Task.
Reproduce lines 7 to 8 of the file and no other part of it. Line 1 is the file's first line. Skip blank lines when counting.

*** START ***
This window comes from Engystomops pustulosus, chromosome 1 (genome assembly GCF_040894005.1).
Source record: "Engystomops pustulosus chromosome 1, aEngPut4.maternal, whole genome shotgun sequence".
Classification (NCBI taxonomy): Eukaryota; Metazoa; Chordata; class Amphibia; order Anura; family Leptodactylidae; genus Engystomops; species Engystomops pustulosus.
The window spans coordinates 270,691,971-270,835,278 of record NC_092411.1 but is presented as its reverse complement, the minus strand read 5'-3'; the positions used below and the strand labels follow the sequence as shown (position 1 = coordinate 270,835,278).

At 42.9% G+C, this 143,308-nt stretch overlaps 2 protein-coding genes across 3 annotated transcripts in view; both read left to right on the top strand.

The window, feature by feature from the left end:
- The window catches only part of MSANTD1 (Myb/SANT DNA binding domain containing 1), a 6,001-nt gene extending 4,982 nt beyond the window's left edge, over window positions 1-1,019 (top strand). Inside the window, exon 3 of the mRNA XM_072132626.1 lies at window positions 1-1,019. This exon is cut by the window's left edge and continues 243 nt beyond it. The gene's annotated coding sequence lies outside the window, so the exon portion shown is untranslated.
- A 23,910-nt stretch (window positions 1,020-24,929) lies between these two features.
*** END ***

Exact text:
- The window catches only part of MSANTD1 (Myb/SANT DNA binding domain containing 1), a 6,001-nt gene extending 4,982 nt beyond the window's left edge, over window positions 1-1,019 (top strand). Inside the window, exon 3 of the mRNA XM_072132626.1 lies at window positions 1-1,019. This exon is cut by the window's left edge and continues 243 nt beyond it. The gene's annotated coding sequence lies outside the window, so the exon portion shown is untranslated.
- A 23,910-nt stretch (window positions 1,020-24,929) lies between these two features.